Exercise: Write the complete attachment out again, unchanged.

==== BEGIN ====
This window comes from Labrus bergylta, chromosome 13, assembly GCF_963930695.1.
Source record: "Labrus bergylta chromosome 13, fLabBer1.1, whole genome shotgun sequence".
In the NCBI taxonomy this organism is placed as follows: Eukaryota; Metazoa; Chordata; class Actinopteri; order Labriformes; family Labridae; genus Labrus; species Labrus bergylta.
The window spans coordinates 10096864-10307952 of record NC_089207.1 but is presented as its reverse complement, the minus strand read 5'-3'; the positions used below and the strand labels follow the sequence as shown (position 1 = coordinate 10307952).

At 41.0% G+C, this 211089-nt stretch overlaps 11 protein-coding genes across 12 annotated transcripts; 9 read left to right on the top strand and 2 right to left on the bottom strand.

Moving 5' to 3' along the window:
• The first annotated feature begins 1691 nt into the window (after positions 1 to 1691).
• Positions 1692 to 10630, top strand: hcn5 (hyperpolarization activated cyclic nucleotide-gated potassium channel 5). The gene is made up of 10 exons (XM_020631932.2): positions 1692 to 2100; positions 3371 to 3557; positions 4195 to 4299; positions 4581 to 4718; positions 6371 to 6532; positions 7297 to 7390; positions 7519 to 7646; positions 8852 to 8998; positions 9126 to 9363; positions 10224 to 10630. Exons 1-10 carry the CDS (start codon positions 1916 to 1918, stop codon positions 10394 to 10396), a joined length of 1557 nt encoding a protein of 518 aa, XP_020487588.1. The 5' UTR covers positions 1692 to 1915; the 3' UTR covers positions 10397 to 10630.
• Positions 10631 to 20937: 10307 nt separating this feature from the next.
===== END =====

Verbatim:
This window comes from Labrus bergylta, chromosome 13, assembly GCF_963930695.1.
Source record: "Labrus bergylta chromosome 13, fLabBer1.1, whole genome shotgun sequence".
In the NCBI taxonomy this organism is placed as follows: Eukaryota; Metazoa; Chordata; class Actinopteri; order Labriformes; family Labridae; genus Labrus; species Labrus bergylta.
The window spans coordinates 10096864-10307952 of record NC_089207.1 but is presented as its reverse complement, the minus strand read 5'-3'; the positions used below and the strand labels follow the sequence as shown (position 1 = coordinate 10307952).

At 41.0% G+C, this 211089-nt stretch overlaps 11 protein-coding genes across 12 annotated transcripts; 9 read left to right on the top strand and 2 right to left on the bottom strand.

Moving 5' to 3' along the window:
• The first annotated feature begins 1691 nt into the window (after positions 1 to 1691).
• Positions 1692 to 10630, top strand: hcn5 (hyperpolarization activated cyclic nucleotide-gated potassium channel 5). The gene is made up of 10 exons (XM_020631932.2): positions 1692 to 2100; positions 3371 to 3557; positions 4195 to 4299; positions 4581 to 4718; positions 6371 to 6532; positions 7297 to 7390; positions 7519 to 7646; positions 8852 to 8998; positions 9126 to 9363; positions 10224 to 10630. Exons 1-10 carry the CDS (start codon positions 1916 to 1918, stop codon positions 10394 to 10396), a joined length of 1557 nt encoding a protein of 518 aa, XP_020487588.1. The 5' UTR covers positions 1692 to 1915; the 3' UTR covers positions 10397 to 10630.
• Positions 10631 to 20937: 10307 nt separating this feature from the next.